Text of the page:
Understanding the neural correlates of individual differences in extraversion and agreeableness in adolescence is important because these two personality dimensions seem to have a critical role in shaping favorable peer relationships. Extraversion and agreeableness are characterized by high motivation to create and engage in social interaction (Elphick et al., 1998) and high motivation to maintain positive social relationships and achieve interpersonal intimacy (Costa and McCrae, 1992; Jensen-Campbell and Graziano, 2001), respectively. Both personality traits have been associated with a high level of peer acceptance (Jensen-Campbell et al., 2002; Lubbers et al., 2006; Van der Linden et al., 2010; Wolters et al., 2014; Szczygiel and Mikolajczak, 2018), high level of friendship quality (Jensen-Campbell et al., 2002), and low level of loneliness (Vanhalst et al., 2013). Moreover, higher extraversion and agreeableness are associated with a larger social network. Extraverted adolescents select many peers as friends, and agreeable adolescents are often selected as friends by many peers (Selfhout et al., 2010). Additionally, agreeableness is positively associated with peer nominations of liking (Lopes et al., 2005) and protects vulnerable adolescents from experiencing peer victimization (Jensen-Campbell et al., 2002). Beyond their role in forming positive peer relationships, extraversion and agreeableness during adolescence have also been associated with reduced psychosocial problems such as internalizing (Jensen-Campbell et al., 2002; Klimstra et al., 2010), externalizing problems (Jensen-Campbell et al., 2002), general psychopathology factor (Castellanos-Ryan et al., 2016), self-injury (You et al., 2016), and problematic social media use (Marino et al., 2016), further indicating the significance of elucidating the neural correlates of variability in these two personality traits in adolescence.
Research has found several temperamental, environmental, and neural correlates of extraversion and agreeableness in adolescence. Higher extraversion in adolescence was found to be associated with lower shyness in infancy and lower growth in shyness (Baardstu et al., 2020), warm parenting (De Haan et al., 2013), and lower cortisol reactivity (Evans et al., 2016). In girls, high extraversion, specifically, the positive emotionality facet, was associated with increased late positive potential (LPP) to pleasant and unpleasant stimuli, which reflects sustained attention (Speed et al., 2015). Some results suggest more nuanced patterns of findings. For example, high levels of the positive emotionality facet of extraversion in adolescent girls combined with lower levels of neuroticism were associated with increased reward positivity, an event-related potential (ERP) component that reflects sensitivity to monetary reward (Speed et al., 2018). In addition, extraversion was associated with gray matter volume of medial frontal gyrus in the opposite direction for boys and girls (Blankstein et al., 2009), with a positive association between extraversion and volume in boys and a negative association in girls. Higher benevolence in adolescence, a measurement corresponding to agreeableness, was observed to be associated with lower overreactive parenting (De Haan et al., 2013) and lower surface area in the right occipital lobe (Ferschmann et al., 2018). As such, the literature has begun to document the potential antecedents or correlates of adolescent extraversion and agreeableness. However, surprisingly, no study has related adolescent extraversion and agreeableness to resting-state functional connectivity (rsFC), a neural measurement that has received remarkable attention in personality neuroscience due to its potential utility to predict personality (Markett et al., 2018).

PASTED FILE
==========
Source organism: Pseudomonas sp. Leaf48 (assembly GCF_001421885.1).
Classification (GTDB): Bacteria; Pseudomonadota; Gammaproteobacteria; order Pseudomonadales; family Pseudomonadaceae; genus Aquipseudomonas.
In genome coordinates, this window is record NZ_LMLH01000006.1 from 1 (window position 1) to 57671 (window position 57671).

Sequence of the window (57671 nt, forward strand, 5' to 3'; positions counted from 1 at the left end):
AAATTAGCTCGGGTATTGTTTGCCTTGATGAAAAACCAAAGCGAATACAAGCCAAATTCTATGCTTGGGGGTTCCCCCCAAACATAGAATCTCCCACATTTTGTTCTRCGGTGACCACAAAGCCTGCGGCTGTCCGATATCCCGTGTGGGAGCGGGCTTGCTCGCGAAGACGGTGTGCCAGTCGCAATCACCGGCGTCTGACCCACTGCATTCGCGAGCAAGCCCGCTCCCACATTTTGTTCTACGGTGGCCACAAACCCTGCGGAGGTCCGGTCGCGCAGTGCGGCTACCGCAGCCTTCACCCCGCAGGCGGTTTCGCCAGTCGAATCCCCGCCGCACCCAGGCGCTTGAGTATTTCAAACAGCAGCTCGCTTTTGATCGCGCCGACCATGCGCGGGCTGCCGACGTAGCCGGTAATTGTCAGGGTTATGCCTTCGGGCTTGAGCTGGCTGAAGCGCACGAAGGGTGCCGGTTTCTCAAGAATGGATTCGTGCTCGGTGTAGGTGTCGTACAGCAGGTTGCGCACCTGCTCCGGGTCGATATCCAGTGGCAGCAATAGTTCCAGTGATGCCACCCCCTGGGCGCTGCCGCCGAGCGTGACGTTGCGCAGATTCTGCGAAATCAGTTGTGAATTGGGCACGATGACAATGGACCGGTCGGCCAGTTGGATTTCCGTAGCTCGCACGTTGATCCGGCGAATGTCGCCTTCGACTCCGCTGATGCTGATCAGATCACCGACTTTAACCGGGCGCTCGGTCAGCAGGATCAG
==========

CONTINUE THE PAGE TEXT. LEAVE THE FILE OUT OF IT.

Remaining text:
Studies with adult samples have accumulated evidence of the association between rsFC with extraversion and agreeableness. Patterns of rsFC associated with extraversion have been heterogeneous across studies: Extraversion was found to be associated with connectivity within the default mode network (DMN) (Sampaio et al., 2014), connectivity within the salience network (Tian et al., 2018), and amygdala connectivity with regions responsible for emotional and visual processing such as the temporal pole, insula, putamen, and occipital cortex (Aghajani et al., 2014; Pang et al., 2016). Another study found that the motor cortex and visual cortex’s connectivity with other brain regions predict extraversion (Hsu et al., 2018). Meanwhile, a study (Nostro et al., 2018) demonstrated that face perception network and reward network connectivity predicted extraversion in males and females, respectively. Consistent with findings of sex differences in the neural correlates of extraversion, one study using task fMRI in an adult sample found that the warmth facet of extraversion was negatively associated with amygdala activity in women, but not significantly associated with amygdala activity in men (Swartz et al., 2017b).
Intrinsic functional connectivity associated with agreeableness has been relatively consistent across studies: In line with its role in interpersonal functioning, agreeableness has been associated with connectivity involving the DMN, the brain network implicated in social memory, perspective-taking, and self-referential processing (Adelstein et al., 2011; Ryan et al., 2011; Sampaio et al., 2014; Xiao et al., 2019). Moreover, a recent study found that the DMN was a primary contributor in predicting agreeableness from the whole-brain functional connectome (Cai et al., 2020). In addition, a study (Nostro et al., 2018) found that connectivity between the DMN and Mirror neuron network (implicated in simulating others’ actions and emotions) predicts agreeableness. Relatedly, a study with a wide age range of adult samples (Simon et al., 2020) found that agreeableness is associated with reduced within-network connectivity of the dorsal attention (DA) network, the task-positive brain network known to have anticorrelation with the DMN during rest (Fox et al., 2005).